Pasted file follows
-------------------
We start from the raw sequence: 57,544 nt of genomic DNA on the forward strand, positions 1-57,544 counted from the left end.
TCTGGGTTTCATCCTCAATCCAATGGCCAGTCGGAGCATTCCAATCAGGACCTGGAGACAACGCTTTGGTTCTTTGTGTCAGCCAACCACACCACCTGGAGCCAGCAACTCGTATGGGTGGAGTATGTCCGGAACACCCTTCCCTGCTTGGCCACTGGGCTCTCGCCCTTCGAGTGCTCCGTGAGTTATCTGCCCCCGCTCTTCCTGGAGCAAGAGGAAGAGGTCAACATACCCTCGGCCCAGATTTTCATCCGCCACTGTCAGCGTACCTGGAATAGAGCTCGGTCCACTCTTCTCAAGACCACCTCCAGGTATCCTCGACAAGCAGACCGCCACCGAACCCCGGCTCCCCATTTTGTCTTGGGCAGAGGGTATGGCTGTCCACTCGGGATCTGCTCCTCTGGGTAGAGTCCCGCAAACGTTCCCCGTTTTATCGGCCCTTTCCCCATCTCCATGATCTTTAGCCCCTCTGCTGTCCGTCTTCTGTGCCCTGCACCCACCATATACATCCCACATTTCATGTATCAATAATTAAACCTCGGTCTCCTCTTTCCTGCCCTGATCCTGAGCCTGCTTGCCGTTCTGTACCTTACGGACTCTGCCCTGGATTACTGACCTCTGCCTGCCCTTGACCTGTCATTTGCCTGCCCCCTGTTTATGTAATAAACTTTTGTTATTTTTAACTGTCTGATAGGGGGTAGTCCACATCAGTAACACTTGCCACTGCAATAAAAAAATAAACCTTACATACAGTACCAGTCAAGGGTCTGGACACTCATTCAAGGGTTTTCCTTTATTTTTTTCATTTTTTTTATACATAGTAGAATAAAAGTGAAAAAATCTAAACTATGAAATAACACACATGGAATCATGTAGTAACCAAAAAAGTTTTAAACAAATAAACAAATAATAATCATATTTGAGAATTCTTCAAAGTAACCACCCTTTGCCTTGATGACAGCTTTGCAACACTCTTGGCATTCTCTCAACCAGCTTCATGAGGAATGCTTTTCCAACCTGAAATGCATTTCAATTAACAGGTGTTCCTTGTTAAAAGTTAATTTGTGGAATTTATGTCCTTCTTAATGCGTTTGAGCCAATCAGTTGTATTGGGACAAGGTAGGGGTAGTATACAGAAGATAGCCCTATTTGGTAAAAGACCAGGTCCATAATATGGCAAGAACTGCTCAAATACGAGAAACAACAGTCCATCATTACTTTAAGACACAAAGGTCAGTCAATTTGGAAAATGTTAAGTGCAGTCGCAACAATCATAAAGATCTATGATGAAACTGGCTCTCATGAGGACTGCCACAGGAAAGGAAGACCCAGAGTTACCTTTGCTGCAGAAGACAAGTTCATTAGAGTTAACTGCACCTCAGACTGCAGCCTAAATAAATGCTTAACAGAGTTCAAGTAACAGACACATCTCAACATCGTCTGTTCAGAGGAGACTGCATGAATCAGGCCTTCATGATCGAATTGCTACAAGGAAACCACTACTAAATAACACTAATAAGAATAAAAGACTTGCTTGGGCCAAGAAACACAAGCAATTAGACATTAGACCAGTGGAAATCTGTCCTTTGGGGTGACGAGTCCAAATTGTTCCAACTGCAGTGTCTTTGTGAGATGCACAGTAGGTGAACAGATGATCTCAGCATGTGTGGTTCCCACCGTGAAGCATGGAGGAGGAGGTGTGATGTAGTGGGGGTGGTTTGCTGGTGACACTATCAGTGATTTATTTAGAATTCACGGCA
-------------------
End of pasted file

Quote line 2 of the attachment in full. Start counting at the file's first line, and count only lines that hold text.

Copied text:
TCTGGGTTTCATCCTCAATCCAATGGCCAGTCGGAGCATTCCAATCAGGACCTGGAGACAACGCTTTGGTTCTTTGTGTCAGCCAACCACACCACCTGGAGCCAGCAACTCGTATGGGTGGAGTATGTCCGGAACACCCTTCCCTGCTTGGCCACTGGGCTCTCGCCCTTCGAGTGCTCCGTGAGTTATCTGCCCCCGCTCTTCCTGGAGCAAGAGGAAGAGGTCAACATACCCTCGGCCCAGATTTTCATCCGCCACTGTCAGCGTACCTGGAATAGAGCTCGGTCCACTCTTCTCAAGACCACCTCCAGGTATCCTCGACAAGCAGACCGCCACCGAACCCCGGCTCCCCATTTTGTCTTGGGCAGAGGGTATGGCTGTCCACTCGGGATCTGCTCCTCTGGGTAGAGTCCCGCAAACGTTCCCCGTTTTATCGGCCCTTTCCCCATCTCCATGATCTTTAGCCCCTCTGCTGTCCGTCTTCTGTGCCCTGCACCCACCATATACATCCCACATTTCATGTATCAATAATTAAACCTCGGTCTCCTCTTTCCTGCCCTGATCCTGAGCCTGCTTGCCGTTCTGTACCTTACGGACTCTGCCCTGGATTACTGACCTCTGCCTGCCCTTGACCTGTCATTTGCCTGCCCCCTGTTTATGTAATAAACTTTTGTTATTTTTAACTGTCTGATAGGGGGTAGTCCACATCAGTAACACTTGCCACTGCAATAAAAAAATAAACCTTACATACAGTACCAGTCAAGGGTCTGGACACTCATTCAAGGGTTTTCCTTTATTTTTTTCATTTTTTTTATACATAGTAGAATAAAAGTGAAAAAATCTAAACTATGAAATAACACACATGGAATCATGTAGTAACCAAAAAAGTTTTAAACAAATAAACAAATAATAATCATATTTGAGAATTCTTCAAAGTAACCACCCTTTGCCTTGATGACAGCTTTGCAACACTCTTGGCATTCTCTCAACCAGCTTCATGAGGAATGCTTTTCCAACCTGAAATGCATTTCAATTAACAGGTGTTCCTTGTTAAAAGTTAATTTGTGGAATTTATGTCCTTCTTAATGCGTTTGAGCCAATCAGTTGTATTGGGACAAGGTAGGGGTAGTATACAGAAGATAGCCCTATTTGGTAAAAGACCAGGTCCATAATATGGCAAGAACTGCTCAAATACGAGAAACAACAGTCCATCATTACTTTAAGACACAAAGGTCAGTCAATTTGGAAAATGTTAAGTGCAGTCGCAACAATCATAAAGATCTATGATGAAACTGGCTCTCATGAGGACTGCCACAGGAAAGGAAGACCCAGAGTTACCTTTGCTGCAGAAGACAAGTTCATTAGAGTTAACTGCACCTCAGACTGCAGCCTAAATAAATGCTTAACAGAGTTCAAGTAACAGACACATCTCAACATCGTCTGTTCAGAGGAGACTGCATGAATCAGGCCTTCATGATCGAATTGCTACAAGGAAACCACTACTAAATAACACTAATAAGAATAAAAGACTTGCTTGGGCCAAGAAACACAAGCAATTAGACATTAGACCAGTGGAAATCTGTCCTTTGGGGTGACGAGTCCAAATTGTTCCAACTGCAGTGTCTTTGTGAGATGCACAGTAGGTGAACAGATGATCTCAGCATGTGTGGTTCCCACCGTGAAGCATGGAGGAGGAGGTGTGATGTAGTGGGGGTGGTTTGCTGGTGACACTATCAGTGATTTATTTAGAATTCACGGCA